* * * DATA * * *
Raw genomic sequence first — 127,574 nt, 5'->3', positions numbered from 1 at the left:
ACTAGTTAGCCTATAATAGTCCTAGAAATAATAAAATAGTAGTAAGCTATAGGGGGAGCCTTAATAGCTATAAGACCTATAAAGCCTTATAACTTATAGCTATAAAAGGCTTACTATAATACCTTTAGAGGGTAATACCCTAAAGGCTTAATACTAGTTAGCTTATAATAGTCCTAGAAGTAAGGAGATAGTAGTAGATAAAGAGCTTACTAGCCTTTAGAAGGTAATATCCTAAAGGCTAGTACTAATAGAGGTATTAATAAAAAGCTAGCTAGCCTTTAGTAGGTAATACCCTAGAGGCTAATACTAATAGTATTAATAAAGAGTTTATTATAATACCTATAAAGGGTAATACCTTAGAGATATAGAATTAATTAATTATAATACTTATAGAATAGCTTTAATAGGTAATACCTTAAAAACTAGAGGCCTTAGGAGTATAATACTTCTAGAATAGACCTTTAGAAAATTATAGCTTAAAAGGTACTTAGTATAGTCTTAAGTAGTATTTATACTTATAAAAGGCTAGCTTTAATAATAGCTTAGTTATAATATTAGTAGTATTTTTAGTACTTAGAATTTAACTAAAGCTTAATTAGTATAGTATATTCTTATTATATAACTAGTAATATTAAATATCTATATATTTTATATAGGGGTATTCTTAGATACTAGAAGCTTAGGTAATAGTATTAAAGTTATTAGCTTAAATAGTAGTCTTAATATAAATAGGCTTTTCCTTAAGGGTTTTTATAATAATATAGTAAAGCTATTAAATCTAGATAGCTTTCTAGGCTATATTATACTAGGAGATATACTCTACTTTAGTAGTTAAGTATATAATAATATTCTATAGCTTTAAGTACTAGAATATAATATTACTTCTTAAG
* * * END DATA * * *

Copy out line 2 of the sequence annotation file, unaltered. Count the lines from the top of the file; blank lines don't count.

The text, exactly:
ACTAGTTAGCCTATAATAGTCCTAGAAATAATAAAATAGTAGTAAGCTATAGGGGGAGCCTTAATAGCTATAAGACCTATAAAGCCTTATAACTTATAGCTATAAAAGGCTTACTATAATACCTTTAGAGGGTAATACCCTAAAGGCTTAATACTAGTTAGCTTATAATAGTCCTAGAAGTAAGGAGATAGTAGTAGATAAAGAGCTTACTAGCCTTTAGAAGGTAATATCCTAAAGGCTAGTACTAATAGAGGTATTAATAAAAAGCTAGCTAGCCTTTAGTAGGTAATACCCTAGAGGCTAATACTAATAGTATTAATAAAGAGTTTATTATAATACCTATAAAGGGTAATACCTTAGAGATATAGAATTAATTAATTATAATACTTATAGAATAGCTTTAATAGGTAATACCTTAAAAACTAGAGGCCTTAGGAGTATAATACTTCTAGAATAGACCTTTAGAAAATTATAGCTTAAAAGGTACTTAGTATAGTCTTAAGTAGTATTTATACTTATAAAAGGCTAGCTTTAATAATAGCTTAGTTATAATATTAGTAGTATTTTTAGTACTTAGAATTTAACTAAAGCTTAATTAGTATAGTATATTCTTATTATATAACTAGTAATATTAAATATCTATATATTTTATATAGGGGTATTCTTAGATACTAGAAGCTTAGGTAATAGTATTAAAGTTATTAGCTTAAATAGTAGTCTTAATATAAATAGGCTTTTCCTTAAGGGTTTTTATAATAATATAGTAAAGCTATTAAATCTAGATAGCTTTCTAGGCTATATTATACTAGGAGATATACTCTACTTTAGTAGTTAAGTATATAATAATATTCTATAGCTTTAAGTACTAGAATATAATATTACTTCTTAAG